Tag Archives: kihika

Kenya Not At Ease

Right in the middle of the Covid-19 crisis, Kenyans are being treated to an example of how dimwitted and unfocused their leaders are. The battle between President Uhuru Kenyatta and his deputy, William Ruto is gaining pace steadily. That senior members of our ruling elite have time for this, at this crucial time, shows how casually they take their duties.

Five senators who did not support President Uhuru’s move of “fumigating the Jubilee party” are to face disciplinary action from the Jubilee party. They include Iman Dekow, Millicent Omanga, Victor Prengei, Naomi Jillo and Mary Yiane. The ultimate plan may be to get rid of them from the party simply because they appeared to support the Deputy President by not showing up for a meeting with the President.

Kenyatta recently convened a Parliamentary Group (PG) meeting that ratified the controversial removal of Elgeyo Marakwet Senator Kipchumba Murkomen and his Nakuru counterpart Susan Kihika as Majority Leader and Majority Whip respectively. The two are perceived as allies of Ruto

The language being used is telling. Newspaper headlines carrying words such as “fumigate” show exactly what Uhuru thinks of Ruto and his supporters. In the president’s mind, they are not equal partners in this alliance – Uhuru feels he owns the house and can get rid of “pests” that have been enjoying the comfort of his shelter. His Secretary General, Raphael Tuju, in explaining what is planned for the senators is even more revealing as it seems the decision has already been taken.

They have to explain why they didn’t attend the PG. The object of the summons is to subject them to a disciplinary process that shall result in expulsion. Those with genuine reasons will be spared based on the outcome of the disciplinary process

Between 2003 and 2007, Kenyans witnessed the deterioration of the relationship between 2 coalition partners, Mwai Kibaki and Raila Odinga. Four years of infighting and mutual disrespect resulted in parting of ways and a disputed election that still haunts Kenya’s memory. It did not appear to be a big deal when the squabbling began but it built up slowly, tit for tat, until it was simply out of control.

Uhuru is not content to have Murkomen and Kihika’s heads on a platter. He is now combing through his backyard to identify MPs who support Ruto and will only rest when they lose their seats. In his crosshairs are Gatundu South MP Moses Kuria, Bahati MP Kimani Ngunjiri, Kiharu MP Ndindi Nyoro, Kandara MP Alice Wahome, Mathira MP Rigathi Gachagua and Kikuyu’s Kimani Ichung’wa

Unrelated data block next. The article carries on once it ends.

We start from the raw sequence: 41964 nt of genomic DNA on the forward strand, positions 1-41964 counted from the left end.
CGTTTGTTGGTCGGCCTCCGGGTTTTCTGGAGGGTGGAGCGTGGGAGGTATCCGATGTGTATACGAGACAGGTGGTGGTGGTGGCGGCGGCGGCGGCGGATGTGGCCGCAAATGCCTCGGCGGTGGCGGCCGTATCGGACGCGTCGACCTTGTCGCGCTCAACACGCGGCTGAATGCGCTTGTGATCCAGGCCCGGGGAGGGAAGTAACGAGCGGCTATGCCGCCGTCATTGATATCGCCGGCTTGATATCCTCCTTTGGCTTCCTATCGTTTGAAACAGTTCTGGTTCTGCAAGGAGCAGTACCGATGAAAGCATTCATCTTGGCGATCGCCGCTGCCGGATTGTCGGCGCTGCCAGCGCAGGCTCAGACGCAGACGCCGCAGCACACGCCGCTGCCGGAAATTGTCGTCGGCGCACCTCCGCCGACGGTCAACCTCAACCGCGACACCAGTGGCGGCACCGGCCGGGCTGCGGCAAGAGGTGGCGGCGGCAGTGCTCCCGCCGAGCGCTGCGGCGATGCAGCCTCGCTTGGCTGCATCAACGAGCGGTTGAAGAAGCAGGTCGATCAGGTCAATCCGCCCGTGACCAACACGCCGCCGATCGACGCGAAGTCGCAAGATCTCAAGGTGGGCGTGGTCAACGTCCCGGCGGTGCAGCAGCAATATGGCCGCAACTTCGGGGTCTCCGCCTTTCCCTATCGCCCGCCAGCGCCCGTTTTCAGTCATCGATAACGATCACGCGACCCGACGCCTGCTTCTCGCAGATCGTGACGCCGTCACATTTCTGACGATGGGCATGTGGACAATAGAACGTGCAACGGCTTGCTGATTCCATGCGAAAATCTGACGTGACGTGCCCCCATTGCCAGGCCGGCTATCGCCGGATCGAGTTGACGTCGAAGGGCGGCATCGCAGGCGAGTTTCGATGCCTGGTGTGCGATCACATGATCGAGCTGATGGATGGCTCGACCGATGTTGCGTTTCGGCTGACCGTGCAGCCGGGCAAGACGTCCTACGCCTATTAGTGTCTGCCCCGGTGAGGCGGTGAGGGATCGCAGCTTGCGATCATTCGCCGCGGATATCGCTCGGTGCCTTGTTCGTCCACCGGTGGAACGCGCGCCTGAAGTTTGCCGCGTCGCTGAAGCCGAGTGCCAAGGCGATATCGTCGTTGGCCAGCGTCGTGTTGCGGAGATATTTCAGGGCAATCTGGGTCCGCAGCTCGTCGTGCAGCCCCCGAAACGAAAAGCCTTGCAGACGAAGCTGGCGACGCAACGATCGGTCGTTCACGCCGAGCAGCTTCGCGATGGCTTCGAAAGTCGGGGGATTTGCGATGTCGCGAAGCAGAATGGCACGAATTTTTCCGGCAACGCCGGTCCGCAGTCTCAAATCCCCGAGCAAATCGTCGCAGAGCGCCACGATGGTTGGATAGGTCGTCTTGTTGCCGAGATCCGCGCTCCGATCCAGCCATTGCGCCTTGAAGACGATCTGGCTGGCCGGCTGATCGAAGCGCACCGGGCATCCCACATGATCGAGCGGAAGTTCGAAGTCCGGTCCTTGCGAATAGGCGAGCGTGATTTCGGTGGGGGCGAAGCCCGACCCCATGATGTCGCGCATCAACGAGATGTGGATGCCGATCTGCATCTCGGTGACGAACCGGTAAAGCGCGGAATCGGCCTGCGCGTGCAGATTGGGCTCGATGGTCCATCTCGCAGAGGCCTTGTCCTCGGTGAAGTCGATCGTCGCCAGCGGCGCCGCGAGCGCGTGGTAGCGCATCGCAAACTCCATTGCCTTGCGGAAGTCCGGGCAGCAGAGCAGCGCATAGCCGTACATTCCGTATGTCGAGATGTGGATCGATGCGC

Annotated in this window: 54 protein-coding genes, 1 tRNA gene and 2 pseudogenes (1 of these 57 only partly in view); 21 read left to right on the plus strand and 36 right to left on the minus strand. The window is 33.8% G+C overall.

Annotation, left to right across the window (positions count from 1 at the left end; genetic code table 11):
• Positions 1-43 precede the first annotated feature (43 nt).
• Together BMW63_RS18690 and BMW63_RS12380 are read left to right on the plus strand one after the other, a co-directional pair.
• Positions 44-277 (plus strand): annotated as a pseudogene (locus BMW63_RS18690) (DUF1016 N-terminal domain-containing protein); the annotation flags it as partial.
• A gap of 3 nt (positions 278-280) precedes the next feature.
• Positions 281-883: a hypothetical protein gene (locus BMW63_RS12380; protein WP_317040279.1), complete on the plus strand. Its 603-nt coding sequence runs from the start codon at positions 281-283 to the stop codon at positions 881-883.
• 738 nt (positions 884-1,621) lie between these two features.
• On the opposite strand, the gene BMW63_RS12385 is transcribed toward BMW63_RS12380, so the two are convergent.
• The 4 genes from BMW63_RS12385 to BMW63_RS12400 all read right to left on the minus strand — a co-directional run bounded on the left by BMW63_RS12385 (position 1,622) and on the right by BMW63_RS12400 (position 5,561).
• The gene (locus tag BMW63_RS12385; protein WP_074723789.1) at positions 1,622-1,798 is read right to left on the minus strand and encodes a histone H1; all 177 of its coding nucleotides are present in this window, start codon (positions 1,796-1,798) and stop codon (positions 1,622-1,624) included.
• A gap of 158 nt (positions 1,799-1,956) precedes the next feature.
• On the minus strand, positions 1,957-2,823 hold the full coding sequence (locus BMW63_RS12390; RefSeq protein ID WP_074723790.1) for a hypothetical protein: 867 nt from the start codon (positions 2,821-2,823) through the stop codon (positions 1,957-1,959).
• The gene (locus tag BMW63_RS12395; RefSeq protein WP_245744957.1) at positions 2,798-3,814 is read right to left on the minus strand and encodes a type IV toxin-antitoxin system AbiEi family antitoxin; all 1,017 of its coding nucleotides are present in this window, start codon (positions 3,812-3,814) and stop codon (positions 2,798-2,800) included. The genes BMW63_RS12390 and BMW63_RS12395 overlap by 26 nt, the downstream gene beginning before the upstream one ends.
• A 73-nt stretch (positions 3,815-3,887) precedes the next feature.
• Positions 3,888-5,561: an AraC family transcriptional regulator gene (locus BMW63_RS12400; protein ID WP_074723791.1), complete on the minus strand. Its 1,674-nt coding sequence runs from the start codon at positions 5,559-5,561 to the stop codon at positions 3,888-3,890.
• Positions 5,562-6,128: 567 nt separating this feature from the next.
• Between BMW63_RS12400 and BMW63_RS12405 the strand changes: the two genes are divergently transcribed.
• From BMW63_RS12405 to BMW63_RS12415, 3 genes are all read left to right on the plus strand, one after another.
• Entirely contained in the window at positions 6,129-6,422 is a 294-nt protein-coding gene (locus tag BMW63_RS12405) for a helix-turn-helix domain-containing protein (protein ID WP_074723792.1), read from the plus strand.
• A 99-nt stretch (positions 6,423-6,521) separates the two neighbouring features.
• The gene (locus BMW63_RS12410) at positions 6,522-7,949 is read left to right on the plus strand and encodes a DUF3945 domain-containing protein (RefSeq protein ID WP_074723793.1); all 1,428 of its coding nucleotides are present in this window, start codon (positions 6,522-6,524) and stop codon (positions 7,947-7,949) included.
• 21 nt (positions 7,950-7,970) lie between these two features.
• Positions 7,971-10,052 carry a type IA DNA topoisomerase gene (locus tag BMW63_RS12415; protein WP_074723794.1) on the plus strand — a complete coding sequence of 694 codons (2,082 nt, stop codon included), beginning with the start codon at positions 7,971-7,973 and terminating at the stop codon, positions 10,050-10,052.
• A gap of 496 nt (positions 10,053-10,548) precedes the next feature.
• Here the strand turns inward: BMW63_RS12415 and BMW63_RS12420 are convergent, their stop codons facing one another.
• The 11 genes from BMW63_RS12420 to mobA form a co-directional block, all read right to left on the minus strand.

In an unprecedented move, the head of state plans to pitch camp in select Mount Kenya constituencies to spearhead the removal of some elected MPs through the recall clause. This would be a Kenyan first.

Such energy would have been very welcome in fighting Corona virus. It is admirable that the president wants this task done to completion and it proves that when he puts his mind to something, he can complete it. If only it was the right task. For a President and DP who were elected on a promise to unite the country, their score card is hardly impressive.

All in all, the tempo is picking up ahead of the 2022 elections. These machinations create tension in Kenya among the politicians and their supporters and they lead to more entrenched positions creating a dangerous attitude of “us versus them”. If unchecked, they can easily lead to the horrid post-election violence that was witnessed in 2008, leading to over 1500 dead and about 600,000 displaced.

While ultimately Kenyans must be accountable for their actions, the civil society, the members of the fourth estate and the international community must not keep silent when these early war drums are being played. The media, for example, must stop these incendiary and cheerleading headlines and instead call out the leaders for their irresponsible utterances and actions. When the music finally stops, it is the poor people who are left without a seat.

If it was possible to separate their actions and words from the wider interests of Kenya, Uhuru and Ruto could be left alone to humiliate each other as much as they like. Theirs, after all, is a convenient fellowship of thieves and as such we do not expect them to conduct their affairs in an honourable manner. However, we must ask ourselves if they are not already setting us up to be at each others’ throats in 2022. If they are and all indications are that this is the case, they must be stopped, at all costs.

We have paid the price before. The lessons remain with us.